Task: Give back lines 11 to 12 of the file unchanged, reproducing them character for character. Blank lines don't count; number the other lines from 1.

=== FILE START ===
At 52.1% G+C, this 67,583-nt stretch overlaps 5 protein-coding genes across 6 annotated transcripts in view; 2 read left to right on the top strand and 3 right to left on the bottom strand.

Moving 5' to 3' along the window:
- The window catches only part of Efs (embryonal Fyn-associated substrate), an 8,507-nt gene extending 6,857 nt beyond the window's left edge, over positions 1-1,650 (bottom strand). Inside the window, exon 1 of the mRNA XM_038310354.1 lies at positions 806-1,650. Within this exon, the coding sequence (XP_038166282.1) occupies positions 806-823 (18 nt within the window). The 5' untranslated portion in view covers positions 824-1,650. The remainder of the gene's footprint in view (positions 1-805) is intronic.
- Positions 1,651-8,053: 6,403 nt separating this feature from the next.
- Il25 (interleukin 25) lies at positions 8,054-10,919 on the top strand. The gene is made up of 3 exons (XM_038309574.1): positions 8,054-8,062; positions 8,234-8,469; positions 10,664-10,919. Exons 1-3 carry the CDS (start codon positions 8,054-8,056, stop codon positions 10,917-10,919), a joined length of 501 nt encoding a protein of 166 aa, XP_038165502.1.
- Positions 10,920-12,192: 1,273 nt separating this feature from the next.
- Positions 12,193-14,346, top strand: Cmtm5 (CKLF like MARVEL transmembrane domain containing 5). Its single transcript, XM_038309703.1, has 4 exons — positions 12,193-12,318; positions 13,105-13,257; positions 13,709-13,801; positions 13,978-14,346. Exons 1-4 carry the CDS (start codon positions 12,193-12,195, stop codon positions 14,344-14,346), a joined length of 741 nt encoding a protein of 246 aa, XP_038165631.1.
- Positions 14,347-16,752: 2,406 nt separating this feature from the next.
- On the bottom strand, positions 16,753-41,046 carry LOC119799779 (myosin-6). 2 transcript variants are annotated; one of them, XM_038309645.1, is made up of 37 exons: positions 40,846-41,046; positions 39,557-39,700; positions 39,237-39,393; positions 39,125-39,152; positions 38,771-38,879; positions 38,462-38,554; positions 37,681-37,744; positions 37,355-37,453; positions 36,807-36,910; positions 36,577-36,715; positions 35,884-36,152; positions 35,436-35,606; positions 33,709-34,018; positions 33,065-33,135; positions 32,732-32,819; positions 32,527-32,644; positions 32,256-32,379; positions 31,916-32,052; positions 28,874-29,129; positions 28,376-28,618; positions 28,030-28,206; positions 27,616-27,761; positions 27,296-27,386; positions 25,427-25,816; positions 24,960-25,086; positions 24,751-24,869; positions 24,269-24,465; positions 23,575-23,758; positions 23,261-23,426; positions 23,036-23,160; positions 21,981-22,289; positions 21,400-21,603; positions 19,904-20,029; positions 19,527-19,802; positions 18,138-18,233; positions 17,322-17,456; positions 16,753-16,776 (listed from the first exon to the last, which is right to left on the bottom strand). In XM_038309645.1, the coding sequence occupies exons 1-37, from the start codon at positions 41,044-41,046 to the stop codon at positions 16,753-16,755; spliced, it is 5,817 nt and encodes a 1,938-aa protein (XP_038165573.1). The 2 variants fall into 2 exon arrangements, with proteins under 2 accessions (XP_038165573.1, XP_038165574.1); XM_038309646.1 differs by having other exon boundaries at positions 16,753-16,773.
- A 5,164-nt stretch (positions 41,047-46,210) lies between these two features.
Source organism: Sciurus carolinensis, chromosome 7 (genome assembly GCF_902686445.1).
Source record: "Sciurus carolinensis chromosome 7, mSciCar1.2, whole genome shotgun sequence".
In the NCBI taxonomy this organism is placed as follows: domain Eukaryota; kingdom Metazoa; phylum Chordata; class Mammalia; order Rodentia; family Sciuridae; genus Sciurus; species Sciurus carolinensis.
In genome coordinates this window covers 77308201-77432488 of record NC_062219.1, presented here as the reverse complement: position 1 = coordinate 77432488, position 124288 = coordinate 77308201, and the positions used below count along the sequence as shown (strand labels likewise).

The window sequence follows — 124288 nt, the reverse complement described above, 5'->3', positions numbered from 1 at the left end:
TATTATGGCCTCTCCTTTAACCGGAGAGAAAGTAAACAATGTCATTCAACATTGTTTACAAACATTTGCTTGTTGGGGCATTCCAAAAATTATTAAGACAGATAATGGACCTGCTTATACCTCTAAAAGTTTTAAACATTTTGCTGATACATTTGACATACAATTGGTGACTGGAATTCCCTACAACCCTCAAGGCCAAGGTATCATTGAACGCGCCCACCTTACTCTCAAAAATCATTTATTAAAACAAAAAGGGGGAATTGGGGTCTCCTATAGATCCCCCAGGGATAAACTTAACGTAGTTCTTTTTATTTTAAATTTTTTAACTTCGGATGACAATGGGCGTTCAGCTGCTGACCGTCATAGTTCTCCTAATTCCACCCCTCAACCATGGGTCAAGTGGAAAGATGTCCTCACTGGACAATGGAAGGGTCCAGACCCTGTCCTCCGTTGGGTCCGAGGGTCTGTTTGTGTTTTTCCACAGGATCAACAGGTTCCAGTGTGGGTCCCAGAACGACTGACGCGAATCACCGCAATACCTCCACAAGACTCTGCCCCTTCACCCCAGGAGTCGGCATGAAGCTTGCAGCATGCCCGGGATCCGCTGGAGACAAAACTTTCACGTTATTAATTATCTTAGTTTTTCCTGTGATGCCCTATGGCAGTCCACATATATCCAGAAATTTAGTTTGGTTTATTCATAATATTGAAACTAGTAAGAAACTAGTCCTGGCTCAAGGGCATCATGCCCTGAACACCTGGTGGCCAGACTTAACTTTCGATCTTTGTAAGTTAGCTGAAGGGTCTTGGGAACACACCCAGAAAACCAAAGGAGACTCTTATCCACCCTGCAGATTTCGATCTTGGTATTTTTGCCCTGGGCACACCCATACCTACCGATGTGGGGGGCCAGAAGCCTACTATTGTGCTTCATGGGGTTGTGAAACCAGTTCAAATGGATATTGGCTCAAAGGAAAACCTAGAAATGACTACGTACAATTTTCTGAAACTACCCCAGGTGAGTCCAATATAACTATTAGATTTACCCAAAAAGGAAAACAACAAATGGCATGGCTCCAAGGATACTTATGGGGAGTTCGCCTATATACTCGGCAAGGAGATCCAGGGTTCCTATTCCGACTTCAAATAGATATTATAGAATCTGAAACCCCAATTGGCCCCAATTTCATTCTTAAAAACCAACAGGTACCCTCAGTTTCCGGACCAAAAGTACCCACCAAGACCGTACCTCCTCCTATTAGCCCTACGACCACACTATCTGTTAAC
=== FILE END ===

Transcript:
Source organism: Sciurus carolinensis, chromosome 7 (genome assembly GCF_902686445.1).
Source record: "Sciurus carolinensis chromosome 7, mSciCar1.2, whole genome shotgun sequence".